October 9, 2012
What I know of this case was what I gathered while skimming the newspapers or what I hear on the news over the years. Paco's physical appearance, that of a hefty, brusque, seemingly arrogant rich young man, certainly did not help his image in the public. The case resurfaced recently when the Spanish government sought to intervene in the fate of this Spanish citizen. This perceived foreign interference in our justice system also did not sit very well with the Filipino people. The Larranaga family really had everything going against them.
Of course, before going in, I had already expected this film to try to convince its viewers that all of what the general public knows from the news headlines was NOT the whole story. Important conflicting evidences were presented from the first few minutes.. As expected too, the uneven police investigation, the questionable star witness and the irregular court behavior of the presiding judge were also shown. They also showed how the Spain government got involved in the case. All of these important information had been previously unheard of, as far as I, an uninvolved outsider, was concerned.
The most controversial points of this film were those that seemed to turn the tables on the parents of the victims themselves. Are Dionisio and Susan Chiong really the just the unfortunate, devastated parents of poor Jackie and Marijoy? This film seeks to shatter that commonly-held public perception. The film tells us about previously unknown connections to Malacanang and other shady dealings. How did the filmmakers get that ironic statement of Mrs. Chiong at the end on film? How the Chiongs were presented here was far from unbiased.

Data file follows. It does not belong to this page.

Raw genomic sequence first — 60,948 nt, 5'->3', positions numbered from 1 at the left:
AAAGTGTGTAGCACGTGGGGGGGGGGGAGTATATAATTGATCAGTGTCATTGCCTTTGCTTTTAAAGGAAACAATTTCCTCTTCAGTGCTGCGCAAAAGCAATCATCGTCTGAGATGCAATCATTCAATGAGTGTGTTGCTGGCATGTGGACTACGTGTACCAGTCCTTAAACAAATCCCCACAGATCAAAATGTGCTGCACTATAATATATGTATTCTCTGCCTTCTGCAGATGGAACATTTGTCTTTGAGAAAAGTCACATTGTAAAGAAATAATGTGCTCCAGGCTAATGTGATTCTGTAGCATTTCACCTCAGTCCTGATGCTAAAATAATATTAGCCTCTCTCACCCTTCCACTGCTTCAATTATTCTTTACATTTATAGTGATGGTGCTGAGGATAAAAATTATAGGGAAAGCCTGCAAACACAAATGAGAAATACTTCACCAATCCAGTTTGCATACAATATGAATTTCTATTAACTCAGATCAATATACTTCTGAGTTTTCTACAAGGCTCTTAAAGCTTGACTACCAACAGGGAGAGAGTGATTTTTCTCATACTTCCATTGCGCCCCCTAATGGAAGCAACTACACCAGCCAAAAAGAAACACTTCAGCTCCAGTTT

This is certainly an eye-opening film. Everyone suspects that the local justice system may be murky, but here was a story told from the inside by a family who seemed to have experienced the worse end of the stick. The argument as presented by the film is truly well-organized and convincing. Having respected multi-media journalist Solita Monsod there on their side lends further credence to their position. But again, we have to keep in mind that we are again only hearing from one side. The producer discloses in the film's publicity and at the end of the film that he is related to the Larranagas. Whether the audience believes what this film is trying to say is still up to them. People who like to think and discuss after watching films should watch this one. Should we now think twice about all of these stories we hear in the news?